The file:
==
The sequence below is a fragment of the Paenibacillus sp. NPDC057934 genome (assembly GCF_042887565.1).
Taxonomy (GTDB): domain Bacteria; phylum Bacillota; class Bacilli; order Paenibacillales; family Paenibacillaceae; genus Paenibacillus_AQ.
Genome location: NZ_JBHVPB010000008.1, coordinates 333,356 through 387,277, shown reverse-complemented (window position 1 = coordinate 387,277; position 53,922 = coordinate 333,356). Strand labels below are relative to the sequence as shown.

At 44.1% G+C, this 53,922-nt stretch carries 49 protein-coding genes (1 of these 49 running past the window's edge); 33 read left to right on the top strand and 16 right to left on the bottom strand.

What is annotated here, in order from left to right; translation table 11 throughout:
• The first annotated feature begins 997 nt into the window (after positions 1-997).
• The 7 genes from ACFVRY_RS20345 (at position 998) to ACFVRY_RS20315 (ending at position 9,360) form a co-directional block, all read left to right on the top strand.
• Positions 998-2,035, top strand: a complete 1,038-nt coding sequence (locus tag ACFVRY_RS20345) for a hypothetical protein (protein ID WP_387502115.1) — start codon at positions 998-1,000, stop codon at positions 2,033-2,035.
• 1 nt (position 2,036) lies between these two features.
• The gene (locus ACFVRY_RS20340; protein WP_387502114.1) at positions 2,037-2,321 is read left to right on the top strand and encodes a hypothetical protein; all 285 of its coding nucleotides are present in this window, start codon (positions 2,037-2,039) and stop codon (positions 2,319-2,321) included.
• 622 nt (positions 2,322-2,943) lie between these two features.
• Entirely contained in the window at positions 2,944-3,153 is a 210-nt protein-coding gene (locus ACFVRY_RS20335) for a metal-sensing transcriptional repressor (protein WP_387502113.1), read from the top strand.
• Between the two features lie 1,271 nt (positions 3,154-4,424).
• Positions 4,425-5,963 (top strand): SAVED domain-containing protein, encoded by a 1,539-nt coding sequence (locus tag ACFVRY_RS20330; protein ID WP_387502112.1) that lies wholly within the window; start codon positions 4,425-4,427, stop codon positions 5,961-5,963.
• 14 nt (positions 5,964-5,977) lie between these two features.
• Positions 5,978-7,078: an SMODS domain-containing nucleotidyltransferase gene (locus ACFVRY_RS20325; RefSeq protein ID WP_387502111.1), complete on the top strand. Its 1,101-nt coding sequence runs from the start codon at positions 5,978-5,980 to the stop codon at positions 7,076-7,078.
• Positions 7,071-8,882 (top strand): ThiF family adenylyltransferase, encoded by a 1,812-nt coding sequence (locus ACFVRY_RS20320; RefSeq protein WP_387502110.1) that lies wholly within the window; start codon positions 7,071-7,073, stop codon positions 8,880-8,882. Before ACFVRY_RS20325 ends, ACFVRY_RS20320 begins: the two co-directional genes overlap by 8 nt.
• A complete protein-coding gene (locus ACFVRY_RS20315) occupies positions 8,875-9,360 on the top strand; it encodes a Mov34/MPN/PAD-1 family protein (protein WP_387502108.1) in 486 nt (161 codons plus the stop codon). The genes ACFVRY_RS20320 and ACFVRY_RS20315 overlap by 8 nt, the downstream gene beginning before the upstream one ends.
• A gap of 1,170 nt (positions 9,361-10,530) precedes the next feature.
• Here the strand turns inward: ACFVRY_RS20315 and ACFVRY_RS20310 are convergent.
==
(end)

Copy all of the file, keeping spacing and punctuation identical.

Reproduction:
The sequence below is a fragment of the Paenibacillus sp. NPDC057934 genome (assembly GCF_042887565.1).
Taxonomy (GTDB): domain Bacteria; phylum Bacillota; class Bacilli; order Paenibacillales; family Paenibacillaceae; genus Paenibacillus_AQ.
Genome location: NZ_JBHVPB010000008.1, coordinates 333,356 through 387,277, shown reverse-complemented (window position 1 = coordinate 387,277; position 53,922 = coordinate 333,356). Strand labels below are relative to the sequence as shown.

At 44.1% G+C, this 53,922-nt stretch carries 49 protein-coding genes (1 of these 49 running past the window's edge); 33 read left to right on the top strand and 16 right to left on the bottom strand.

What is annotated here, in order from left to right; translation table 11 throughout:
• The first annotated feature begins 997 nt into the window (after positions 1-997).
• The 7 genes from ACFVRY_RS20345 (at position 998) to ACFVRY_RS20315 (ending at position 9,360) form a co-directional block, all read left to right on the top strand.
• Positions 998-2,035, top strand: a complete 1,038-nt coding sequence (locus tag ACFVRY_RS20345) for a hypothetical protein (protein ID WP_387502115.1) — start codon at positions 998-1,000, stop codon at positions 2,033-2,035.
• 1 nt (position 2,036) lies between these two features.
• The gene (locus ACFVRY_RS20340; protein WP_387502114.1) at positions 2,037-2,321 is read left to right on the top strand and encodes a hypothetical protein; all 285 of its coding nucleotides are present in this window, start codon (positions 2,037-2,039) and stop codon (positions 2,319-2,321) included.
• 622 nt (positions 2,322-2,943) lie between these two features.
• Entirely contained in the window at positions 2,944-3,153 is a 210-nt protein-coding gene (locus ACFVRY_RS20335) for a metal-sensing transcriptional repressor (protein WP_387502113.1), read from the top strand.
• Between the two features lie 1,271 nt (positions 3,154-4,424).
• Positions 4,425-5,963 (top strand): SAVED domain-containing protein, encoded by a 1,539-nt coding sequence (locus tag ACFVRY_RS20330; protein ID WP_387502112.1) that lies wholly within the window; start codon positions 4,425-4,427, stop codon positions 5,961-5,963.
• 14 nt (positions 5,964-5,977) lie between these two features.
• Positions 5,978-7,078: an SMODS domain-containing nucleotidyltransferase gene (locus ACFVRY_RS20325; RefSeq protein ID WP_387502111.1), complete on the top strand. Its 1,101-nt coding sequence runs from the start codon at positions 5,978-5,980 to the stop codon at positions 7,076-7,078.
• Positions 7,071-8,882 (top strand): ThiF family adenylyltransferase, encoded by a 1,812-nt coding sequence (locus ACFVRY_RS20320; RefSeq protein WP_387502110.1) that lies wholly within the window; start codon positions 7,071-7,073, stop codon positions 8,880-8,882. Before ACFVRY_RS20325 ends, ACFVRY_RS20320 begins: the two co-directional genes overlap by 8 nt.
• A complete protein-coding gene (locus ACFVRY_RS20315) occupies positions 8,875-9,360 on the top strand; it encodes a Mov34/MPN/PAD-1 family protein (protein WP_387502108.1) in 486 nt (161 codons plus the stop codon). The genes ACFVRY_RS20320 and ACFVRY_RS20315 overlap by 8 nt, the downstream gene beginning before the upstream one ends.
• A gap of 1,170 nt (positions 9,361-10,530) precedes the next feature.
• Here the strand turns inward: ACFVRY_RS20315 and ACFVRY_RS20310 are convergent.